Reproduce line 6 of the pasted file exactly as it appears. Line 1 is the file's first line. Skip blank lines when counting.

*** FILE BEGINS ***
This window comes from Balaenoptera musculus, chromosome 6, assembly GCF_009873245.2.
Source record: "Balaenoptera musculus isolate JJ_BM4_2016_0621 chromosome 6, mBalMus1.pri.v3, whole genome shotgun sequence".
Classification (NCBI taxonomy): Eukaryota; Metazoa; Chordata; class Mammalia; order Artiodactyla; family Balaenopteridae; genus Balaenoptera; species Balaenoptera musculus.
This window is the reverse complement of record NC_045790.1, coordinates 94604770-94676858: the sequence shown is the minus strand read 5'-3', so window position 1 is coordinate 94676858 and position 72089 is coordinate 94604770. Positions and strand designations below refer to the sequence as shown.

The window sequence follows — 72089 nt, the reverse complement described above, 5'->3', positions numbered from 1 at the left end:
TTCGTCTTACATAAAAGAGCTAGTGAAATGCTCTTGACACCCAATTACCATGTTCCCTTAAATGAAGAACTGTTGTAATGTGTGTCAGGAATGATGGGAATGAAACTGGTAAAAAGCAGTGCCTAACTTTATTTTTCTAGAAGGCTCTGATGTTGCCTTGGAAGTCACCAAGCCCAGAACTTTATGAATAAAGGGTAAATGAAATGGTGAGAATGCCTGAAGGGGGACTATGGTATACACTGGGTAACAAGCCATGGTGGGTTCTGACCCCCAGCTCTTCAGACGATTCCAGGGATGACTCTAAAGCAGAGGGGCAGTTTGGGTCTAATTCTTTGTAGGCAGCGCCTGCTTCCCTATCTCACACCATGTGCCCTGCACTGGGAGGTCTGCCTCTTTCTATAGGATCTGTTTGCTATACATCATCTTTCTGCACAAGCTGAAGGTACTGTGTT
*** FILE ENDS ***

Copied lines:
TTCGTCTTACATAAAAGAGCTAGTGAAATGCTCTTGACACCCAATTACCATGTTCCCTTAAATGAAGAACTGTTGTAATGTGTGTCAGGAATGATGGGAATGAAACTGGTAAAAAGCAGTGCCTAACTTTATTTTTCTAGAAGGCTCTGATGTTGCCTTGGAAGTCACCAAGCCCAGAACTTTATGAATAAAGGGTAAATGAAATGGTGAGAATGCCTGAAGGGGGACTATGGTATACACTGGGTAACAAGCCATGGTGGGTTCTGACCCCCAGCTCTTCAGACGATTCCAGGGATGACTCTAAAGCAGAGGGGCAGTTTGGGTCTAATTCTTTGTAGGCAGCGCCTGCTTCCCTATCTCACACCATGTGCCCTGCACTGGGAGGTCTGCCTCTTTCTATAGGATCTGTTTGCTATACATCATCTTTCTGCACAAGCTGAAGGTACTGTGTT